If some people would say 2017 was the year of Bitcoin, it’s not farfetched to call 2018 the year of oil. That’s because since climbing to four-year highs in early October 2018, the price of crude futures has crashed by more than a third before the year’s end.
This type of volatility has inspired many traders to speculate on crude oil’s future price movements, but that’s not the only hot topic that was on the table. Whether it be a Trump’s trade war (and truce) with China or UK Prime Minister Theresa May’s Brexit vote, 2018 could also be dubbed the year of economic uncertainty.
This leaves us begging the question: What does 2019 have in store for us traders? If you are a pessimist, or as they’re better known on Wall Street, ‘bearish’, there is a lot to think about following New Year’s Day. In fact, the American Association of Individual Investor’s (AAII), bearishness is at its highest levels since February 2016. Additionally, the State Street Investor Confidence Index for North America (ICI) reached its highest bearish level since 2012.
So which assets are most pessimists looking at? Here are a few to consider.
The Dow Jones Industrial Average
In 2018, the index suffered its worst December since 1932. For you history buffs out there, 1932 was smack in the middle of America’s Great Depression. Could this be a sign of things to come? It depends who you ask, but meantime, this index could draw plenty of attention in the next year, as well as the CFD asset based on its movement – the US 30.
Although the US dollar largely outperformed its counterparts in 2018, 2019 could have different plans in store for the greenback. A Reuter’s poll of foreign exchange strategists suggests that the USD might be ‘undermined in 2019 on increasing concerns about slowing U.S. economic growth’. Federal Reserve Chairman Jerome Powell said that U.S. interest rates were nearing neutral levels in late December, but former Fed Chairman Alan Greenspan told CNN Business that “investors should prepare for the worst”. So who should we believe – Greenspan or Powell? Greenspan does have more experience as a Fed Chairman than Powell and he is responsible for the quantitative easing, but the latter is far more likely to spread hints regarding his personal inclinations, and he is the one currently holding the reign.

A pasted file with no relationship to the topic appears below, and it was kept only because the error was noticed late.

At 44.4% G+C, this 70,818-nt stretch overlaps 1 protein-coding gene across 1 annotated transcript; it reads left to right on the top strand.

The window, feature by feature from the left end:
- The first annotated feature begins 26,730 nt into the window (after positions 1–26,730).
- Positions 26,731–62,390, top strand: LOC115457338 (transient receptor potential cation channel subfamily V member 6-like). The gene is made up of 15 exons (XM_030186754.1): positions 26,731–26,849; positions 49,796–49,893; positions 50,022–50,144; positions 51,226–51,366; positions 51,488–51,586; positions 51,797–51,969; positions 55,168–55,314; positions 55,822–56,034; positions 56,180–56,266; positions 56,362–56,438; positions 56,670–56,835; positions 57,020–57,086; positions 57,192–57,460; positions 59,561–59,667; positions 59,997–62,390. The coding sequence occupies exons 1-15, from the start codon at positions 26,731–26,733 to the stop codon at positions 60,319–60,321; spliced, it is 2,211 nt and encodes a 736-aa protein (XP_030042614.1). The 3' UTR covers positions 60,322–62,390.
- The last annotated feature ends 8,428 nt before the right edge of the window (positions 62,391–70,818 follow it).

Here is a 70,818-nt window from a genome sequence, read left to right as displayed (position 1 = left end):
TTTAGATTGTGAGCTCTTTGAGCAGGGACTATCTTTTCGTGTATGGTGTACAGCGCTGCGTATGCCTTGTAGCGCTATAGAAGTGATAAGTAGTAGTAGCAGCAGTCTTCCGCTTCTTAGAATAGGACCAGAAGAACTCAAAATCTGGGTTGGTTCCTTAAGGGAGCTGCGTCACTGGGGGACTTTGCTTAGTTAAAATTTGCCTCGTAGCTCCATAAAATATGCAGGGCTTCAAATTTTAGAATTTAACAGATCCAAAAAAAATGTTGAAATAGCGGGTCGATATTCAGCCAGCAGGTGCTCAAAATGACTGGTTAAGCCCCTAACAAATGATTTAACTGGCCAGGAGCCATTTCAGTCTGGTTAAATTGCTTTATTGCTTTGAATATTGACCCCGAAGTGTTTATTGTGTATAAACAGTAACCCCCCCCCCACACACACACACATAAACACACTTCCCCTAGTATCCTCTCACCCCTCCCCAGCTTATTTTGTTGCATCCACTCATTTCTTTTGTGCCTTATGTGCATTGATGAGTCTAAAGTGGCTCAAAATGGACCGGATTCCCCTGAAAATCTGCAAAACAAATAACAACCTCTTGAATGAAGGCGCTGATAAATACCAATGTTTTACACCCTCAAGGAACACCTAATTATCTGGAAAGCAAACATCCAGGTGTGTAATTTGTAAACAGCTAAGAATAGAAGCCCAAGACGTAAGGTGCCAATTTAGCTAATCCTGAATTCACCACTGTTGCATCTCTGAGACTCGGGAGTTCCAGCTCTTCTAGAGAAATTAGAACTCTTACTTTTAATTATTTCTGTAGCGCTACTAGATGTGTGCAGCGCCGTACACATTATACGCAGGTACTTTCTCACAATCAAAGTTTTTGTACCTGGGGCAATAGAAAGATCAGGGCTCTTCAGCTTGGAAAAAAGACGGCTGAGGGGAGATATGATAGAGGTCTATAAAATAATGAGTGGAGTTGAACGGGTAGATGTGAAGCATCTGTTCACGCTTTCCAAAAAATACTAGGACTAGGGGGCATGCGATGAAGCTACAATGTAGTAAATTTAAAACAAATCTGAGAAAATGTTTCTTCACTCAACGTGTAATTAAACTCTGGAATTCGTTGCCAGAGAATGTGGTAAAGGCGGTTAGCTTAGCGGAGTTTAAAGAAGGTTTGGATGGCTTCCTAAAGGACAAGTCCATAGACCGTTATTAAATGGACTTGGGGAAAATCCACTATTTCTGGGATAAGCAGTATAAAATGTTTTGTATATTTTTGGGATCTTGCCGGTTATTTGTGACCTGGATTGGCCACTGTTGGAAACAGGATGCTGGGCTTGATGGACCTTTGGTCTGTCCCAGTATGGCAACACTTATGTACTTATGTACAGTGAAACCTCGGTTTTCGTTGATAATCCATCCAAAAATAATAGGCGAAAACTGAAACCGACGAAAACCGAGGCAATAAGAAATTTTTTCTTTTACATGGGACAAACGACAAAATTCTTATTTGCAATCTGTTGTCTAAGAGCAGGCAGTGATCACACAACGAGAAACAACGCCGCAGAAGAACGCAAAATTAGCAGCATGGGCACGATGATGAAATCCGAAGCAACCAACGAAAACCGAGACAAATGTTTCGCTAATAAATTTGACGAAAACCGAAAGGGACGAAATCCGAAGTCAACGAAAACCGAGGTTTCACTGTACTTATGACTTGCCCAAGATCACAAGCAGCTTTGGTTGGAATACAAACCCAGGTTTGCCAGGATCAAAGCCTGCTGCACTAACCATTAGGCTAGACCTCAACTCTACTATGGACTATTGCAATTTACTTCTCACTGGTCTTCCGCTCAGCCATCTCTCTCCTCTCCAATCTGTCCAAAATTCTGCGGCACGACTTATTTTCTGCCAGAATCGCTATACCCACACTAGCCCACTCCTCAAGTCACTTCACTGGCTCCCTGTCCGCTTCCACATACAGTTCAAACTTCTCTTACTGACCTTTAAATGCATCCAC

In 2018, it looks like lots of investors unfriended Facebook. The social network plunged 8.5% in December in a downfall that started in early 2018 during the Cambridge Analytica scandal. When that happened, Facebook revealed that they had been sharing user data with a British based political consulting firm. This quickly spiraled into Russians using Facebook to meddle in US elections to accusations of ‘fake news’. But Zuckerberg’s multiple apologies weren’t forgiven by Wall Street. The latest scandal came out in December when it was revealed that from 2010 until today, FB shared users’ private data, including private messages and contact info, with over 150 companies including Netflix and Spotify. It seems that every news regarding Facebook and user data results in a stock price drops. And since sharing user data is Facebook’s primary business model, there’s no knowing how or when this will end Additionally, as these revelations continue to come in and are viewed by the government as scandals, it will likely invite more regulation upon FB’s business model. This is compounded by the notion that the pro regulation Democrats have gained a more prominent presence in the US congress.
The bottom line
Although no one likes to be the bearer of bad news, sometimes, when it comes to investing, it is important to listen to the doom and gloom. Besides, when you trade CFDs with iFOREX, you can always choose to go short or long – Sell or Buy – potentially taking advantage of price change in any direction. Think that the price of an instrument will rise? Open a Buy deal. Think it will decrease? Open a Buy deal, and may 2019 be kind to your portfolio.